Office of the Vice President for Global Communications

Friday, October 4, 2013

New resources support postdoctoral researchers

Benefit upgrades and new monthly orientation sessions for postdoctoral research fellows are boosting their training environment, helping the University of Michigan maintain its reputation as an exceptional research university.


More information

• Details about benefits, dispute resolution assistance and other resources are available at the Academic Human Resources website.

• For more information on the orientation, or other initiatives for research fellows, contact Pat McCune, 734-647-4559 or

The most significant change is that postdocs now are eligible for up to six weeks per year of paid extended leave, once they have been employed for at least six months. Revised language in the Standard Practice Guide clarifies the holidays, season days, and the number of vacation and sick days available to research fellows.

"On a personal level, this policy could have not arrived at a better time for me," says Emilyn Alejandro, research fellow in internal medicine at the Medical School. She and her husband are expecting a child.

"I am elated that the University of Michigan is implementing this new policy, which will have an important and positive impact to all postdoctoral trainees. Longer family leave means that more children will have a better chance of getting a good start in life."

The changes were directed by Janet Weiss, dean of the Rackham Graduate School and vice provost for research, and Peter Hitchcock, associate dean for academic programs and initiatives at Rackham.

"The university wants to be sure that we are providing an outstanding training environment for postdocs. We want our benefits and policies to support both work and family, and we want to be competitive with peer institutions to attract talented researchers to Michigan," Weiss says.

The changes affect nearly 1,400 postdoctoral research fellows.

"These early-career scientists and scholars undertake much of the day-to-day research activities on our campus, and our faculty rely on the energy and creativity of postdocs to propel research programs and advance the boundaries of research and scholarship," Hitchcock says. He adds that the accomplishments of postdoctoral fellows allow faculty to successfully compete for external funding and to maintain U-M's research reputation.

Joshua Scheys, postdoctoral fellow in the Brehm Center for Diabetes Research and co-chair of the U-M Postdoctoral Association, says the group fully supports the new policy and applauds efforts "to ensure that postdoctoral fellows are treated on par with faculty and staff at the university."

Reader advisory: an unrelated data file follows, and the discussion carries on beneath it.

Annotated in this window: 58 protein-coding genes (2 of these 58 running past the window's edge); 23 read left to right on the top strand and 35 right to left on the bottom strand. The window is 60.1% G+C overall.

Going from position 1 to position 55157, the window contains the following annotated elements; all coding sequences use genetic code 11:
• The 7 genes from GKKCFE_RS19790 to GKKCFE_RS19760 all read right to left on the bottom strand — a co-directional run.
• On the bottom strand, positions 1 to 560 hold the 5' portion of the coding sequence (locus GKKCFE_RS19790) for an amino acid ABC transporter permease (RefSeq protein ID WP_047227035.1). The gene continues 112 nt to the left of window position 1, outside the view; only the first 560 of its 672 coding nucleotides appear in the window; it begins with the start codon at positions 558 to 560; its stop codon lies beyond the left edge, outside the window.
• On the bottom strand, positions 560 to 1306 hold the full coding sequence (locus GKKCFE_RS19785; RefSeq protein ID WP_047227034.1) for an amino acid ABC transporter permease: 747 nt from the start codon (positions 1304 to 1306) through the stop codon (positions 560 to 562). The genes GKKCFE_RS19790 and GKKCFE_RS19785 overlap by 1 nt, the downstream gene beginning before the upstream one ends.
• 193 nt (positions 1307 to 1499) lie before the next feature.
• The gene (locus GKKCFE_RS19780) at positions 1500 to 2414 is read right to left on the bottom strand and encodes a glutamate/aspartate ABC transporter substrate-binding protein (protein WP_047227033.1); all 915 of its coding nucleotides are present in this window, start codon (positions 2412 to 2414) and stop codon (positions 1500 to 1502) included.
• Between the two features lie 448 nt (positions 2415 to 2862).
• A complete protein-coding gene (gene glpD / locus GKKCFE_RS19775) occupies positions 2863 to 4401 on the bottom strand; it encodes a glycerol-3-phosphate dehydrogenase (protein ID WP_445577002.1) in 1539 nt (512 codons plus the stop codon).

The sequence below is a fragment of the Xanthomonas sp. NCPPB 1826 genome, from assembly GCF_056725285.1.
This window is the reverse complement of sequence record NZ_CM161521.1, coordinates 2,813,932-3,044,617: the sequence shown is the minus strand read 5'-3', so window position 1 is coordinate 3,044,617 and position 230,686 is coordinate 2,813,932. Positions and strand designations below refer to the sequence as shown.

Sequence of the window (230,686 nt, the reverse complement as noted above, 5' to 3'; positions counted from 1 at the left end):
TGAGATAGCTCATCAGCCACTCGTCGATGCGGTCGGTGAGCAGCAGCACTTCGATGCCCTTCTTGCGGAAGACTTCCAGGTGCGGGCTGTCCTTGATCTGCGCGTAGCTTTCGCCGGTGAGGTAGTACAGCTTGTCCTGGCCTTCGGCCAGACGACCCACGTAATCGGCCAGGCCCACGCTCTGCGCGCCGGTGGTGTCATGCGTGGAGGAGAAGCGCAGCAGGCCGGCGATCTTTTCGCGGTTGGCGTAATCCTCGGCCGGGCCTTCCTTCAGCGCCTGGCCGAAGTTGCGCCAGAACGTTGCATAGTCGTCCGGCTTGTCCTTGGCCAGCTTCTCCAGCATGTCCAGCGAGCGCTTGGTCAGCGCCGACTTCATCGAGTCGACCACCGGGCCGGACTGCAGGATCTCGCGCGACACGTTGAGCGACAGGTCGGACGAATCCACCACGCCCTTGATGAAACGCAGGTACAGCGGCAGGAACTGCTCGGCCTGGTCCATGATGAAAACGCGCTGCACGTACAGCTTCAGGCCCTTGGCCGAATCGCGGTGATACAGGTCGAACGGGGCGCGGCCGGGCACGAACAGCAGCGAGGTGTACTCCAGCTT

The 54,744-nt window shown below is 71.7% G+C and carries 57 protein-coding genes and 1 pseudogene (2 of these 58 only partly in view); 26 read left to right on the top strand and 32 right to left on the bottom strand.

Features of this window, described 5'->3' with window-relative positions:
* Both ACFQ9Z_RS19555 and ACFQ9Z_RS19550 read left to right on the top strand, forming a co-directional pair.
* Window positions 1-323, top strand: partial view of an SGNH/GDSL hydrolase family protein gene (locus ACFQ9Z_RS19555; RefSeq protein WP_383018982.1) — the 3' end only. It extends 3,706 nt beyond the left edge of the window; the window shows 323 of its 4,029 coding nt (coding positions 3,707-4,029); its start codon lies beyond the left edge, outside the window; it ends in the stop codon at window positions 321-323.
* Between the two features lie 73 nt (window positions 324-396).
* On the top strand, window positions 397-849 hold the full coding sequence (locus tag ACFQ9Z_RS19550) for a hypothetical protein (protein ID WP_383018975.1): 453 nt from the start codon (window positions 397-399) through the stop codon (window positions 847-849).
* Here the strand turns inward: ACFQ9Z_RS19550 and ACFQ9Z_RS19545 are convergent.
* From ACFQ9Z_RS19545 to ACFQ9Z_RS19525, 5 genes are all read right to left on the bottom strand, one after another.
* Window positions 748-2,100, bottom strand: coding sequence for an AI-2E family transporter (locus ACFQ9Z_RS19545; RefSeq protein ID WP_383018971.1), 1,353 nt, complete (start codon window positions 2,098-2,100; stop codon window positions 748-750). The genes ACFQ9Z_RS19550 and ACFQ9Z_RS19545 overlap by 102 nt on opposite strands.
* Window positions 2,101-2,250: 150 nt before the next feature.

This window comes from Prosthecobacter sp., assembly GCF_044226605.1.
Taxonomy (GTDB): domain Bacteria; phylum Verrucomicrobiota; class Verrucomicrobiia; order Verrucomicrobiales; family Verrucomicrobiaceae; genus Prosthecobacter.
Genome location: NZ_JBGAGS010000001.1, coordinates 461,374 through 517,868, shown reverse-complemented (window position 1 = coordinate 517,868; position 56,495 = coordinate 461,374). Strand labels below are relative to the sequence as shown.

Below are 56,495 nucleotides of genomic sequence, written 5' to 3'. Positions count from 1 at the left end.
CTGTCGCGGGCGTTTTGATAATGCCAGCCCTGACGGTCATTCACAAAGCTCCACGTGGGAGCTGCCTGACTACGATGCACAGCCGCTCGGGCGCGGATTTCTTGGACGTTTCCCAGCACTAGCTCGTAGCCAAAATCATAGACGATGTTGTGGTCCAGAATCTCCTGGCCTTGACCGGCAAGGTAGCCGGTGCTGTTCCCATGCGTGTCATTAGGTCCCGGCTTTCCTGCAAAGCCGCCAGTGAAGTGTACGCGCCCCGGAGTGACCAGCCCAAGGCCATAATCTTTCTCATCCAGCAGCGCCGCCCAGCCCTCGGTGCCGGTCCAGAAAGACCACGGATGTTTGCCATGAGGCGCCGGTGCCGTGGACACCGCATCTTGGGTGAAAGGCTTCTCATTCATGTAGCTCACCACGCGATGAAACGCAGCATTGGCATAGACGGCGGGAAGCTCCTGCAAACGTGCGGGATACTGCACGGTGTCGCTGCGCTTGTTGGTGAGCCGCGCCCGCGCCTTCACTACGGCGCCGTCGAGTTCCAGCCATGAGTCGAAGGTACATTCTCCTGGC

Prior to the extended-leave policy, postdoctoral fellows were eligible for three weeks of sick leave per year. This period covered all contingencies, including serious illness or childbirth. Many postdocs, particularly those having children, often were forced to take unpaid leave.

"This was a potential hardship for postdocs and inconsistent with the university's goal that family-friendly policies be available to all members of the university community," Hitchcock says.

The extended-leave policy covers instances when postdocs are unable to work due to serious illness, serious injury or childbirth. Those who are eligible under the Family and Medical Leave Act of 1993 will continue to be eligible for up to 12 weeks of unpaid leave. The procedures are detailed in SPG section 201.19, updated in late August.

The resources and innovations are among topics covered at the monthly orientation sessions for new research fellows, jointly offered by the Medical School Office of Postdoctoral Studies and the Rackham Graduate School. New postdoc orientations are at 1:30 p.m. on the first Wednesday of each month in the Rackham Building's lower level Common Room. Attendance is recommended to postdocs who joined the university in the prior month, but any postdoc is welcome.

Also in the past year, new school-specific dispute-resolution policies and procedures have been implemented.

"This was undertaken to provide a consistent approach in how a school, college or unit might handle a dispute and to bring transparency to the dispute-resolution process," Hitchcock says.